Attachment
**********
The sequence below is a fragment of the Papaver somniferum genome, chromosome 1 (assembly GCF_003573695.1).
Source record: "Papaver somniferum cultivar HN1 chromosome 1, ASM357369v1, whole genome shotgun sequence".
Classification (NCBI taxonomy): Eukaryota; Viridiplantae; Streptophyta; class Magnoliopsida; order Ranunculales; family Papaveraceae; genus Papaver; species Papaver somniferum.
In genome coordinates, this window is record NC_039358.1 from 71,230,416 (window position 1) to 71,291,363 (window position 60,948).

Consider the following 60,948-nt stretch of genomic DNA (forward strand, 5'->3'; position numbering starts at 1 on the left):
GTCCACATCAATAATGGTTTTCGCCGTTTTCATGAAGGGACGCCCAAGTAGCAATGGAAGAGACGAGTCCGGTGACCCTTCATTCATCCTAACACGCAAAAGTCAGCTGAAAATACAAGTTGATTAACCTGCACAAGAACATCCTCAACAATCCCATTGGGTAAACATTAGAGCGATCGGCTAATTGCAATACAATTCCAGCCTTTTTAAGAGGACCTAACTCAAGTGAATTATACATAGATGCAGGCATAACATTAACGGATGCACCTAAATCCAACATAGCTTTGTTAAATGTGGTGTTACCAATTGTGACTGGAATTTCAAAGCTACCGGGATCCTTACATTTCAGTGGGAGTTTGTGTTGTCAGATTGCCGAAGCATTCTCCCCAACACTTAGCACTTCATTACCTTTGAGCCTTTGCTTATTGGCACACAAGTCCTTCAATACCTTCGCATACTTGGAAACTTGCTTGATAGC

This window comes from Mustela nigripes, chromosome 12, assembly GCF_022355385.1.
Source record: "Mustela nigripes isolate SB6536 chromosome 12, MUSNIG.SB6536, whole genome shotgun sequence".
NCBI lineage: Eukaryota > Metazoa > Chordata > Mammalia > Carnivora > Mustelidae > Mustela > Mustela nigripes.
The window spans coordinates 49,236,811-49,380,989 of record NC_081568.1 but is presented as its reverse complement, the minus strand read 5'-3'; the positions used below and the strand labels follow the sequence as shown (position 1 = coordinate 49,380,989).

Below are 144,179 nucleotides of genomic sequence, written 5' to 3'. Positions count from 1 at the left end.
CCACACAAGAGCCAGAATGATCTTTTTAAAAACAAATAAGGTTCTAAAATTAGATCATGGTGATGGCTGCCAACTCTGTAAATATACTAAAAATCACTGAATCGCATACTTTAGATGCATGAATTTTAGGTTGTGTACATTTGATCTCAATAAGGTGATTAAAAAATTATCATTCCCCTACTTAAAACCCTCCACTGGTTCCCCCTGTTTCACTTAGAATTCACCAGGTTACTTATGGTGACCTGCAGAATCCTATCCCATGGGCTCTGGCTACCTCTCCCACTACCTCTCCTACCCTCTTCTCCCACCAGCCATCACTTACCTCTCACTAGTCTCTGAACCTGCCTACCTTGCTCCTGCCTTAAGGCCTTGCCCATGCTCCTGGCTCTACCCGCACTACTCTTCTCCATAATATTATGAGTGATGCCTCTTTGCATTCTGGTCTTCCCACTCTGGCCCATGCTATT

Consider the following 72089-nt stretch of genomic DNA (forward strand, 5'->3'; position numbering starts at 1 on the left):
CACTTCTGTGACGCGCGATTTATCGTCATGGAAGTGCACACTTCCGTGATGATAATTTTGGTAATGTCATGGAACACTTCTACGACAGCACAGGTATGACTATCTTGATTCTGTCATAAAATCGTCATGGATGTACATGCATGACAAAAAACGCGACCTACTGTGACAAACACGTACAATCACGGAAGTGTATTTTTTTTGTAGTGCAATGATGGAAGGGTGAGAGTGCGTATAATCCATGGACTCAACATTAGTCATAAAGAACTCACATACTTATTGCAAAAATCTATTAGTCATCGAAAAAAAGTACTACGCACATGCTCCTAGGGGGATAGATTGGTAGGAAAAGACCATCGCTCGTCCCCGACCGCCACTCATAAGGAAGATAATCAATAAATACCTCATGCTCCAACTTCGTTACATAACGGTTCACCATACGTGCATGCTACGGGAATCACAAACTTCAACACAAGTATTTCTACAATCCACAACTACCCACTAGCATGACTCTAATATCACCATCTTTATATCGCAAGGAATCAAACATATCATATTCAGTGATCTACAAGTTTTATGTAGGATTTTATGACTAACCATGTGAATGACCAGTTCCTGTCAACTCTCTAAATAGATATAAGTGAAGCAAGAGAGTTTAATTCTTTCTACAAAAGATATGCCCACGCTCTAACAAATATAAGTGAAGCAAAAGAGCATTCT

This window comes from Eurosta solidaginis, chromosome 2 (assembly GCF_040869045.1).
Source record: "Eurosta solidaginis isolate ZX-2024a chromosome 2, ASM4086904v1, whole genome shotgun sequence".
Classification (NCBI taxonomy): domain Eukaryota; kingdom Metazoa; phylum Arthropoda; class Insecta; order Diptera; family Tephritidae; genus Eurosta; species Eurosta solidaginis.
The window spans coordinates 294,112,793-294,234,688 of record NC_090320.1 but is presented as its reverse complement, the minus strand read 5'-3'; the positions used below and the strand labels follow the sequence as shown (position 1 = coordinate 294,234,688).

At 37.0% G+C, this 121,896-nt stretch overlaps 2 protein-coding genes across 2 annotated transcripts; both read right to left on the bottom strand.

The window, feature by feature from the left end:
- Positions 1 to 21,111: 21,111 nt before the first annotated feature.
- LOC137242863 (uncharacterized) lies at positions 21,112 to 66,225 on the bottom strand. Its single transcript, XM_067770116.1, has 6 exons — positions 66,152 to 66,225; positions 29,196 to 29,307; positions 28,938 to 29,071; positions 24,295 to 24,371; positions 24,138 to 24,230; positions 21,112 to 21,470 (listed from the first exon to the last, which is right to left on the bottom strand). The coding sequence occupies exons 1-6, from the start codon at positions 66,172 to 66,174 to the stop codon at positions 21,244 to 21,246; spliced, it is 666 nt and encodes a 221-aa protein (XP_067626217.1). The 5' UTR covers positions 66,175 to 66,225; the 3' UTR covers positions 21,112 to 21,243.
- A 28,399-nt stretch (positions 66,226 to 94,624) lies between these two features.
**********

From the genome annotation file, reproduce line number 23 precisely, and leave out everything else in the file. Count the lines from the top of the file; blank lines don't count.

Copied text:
- A 28,399-nt stretch (positions 66,226 to 94,624) lies between these two features.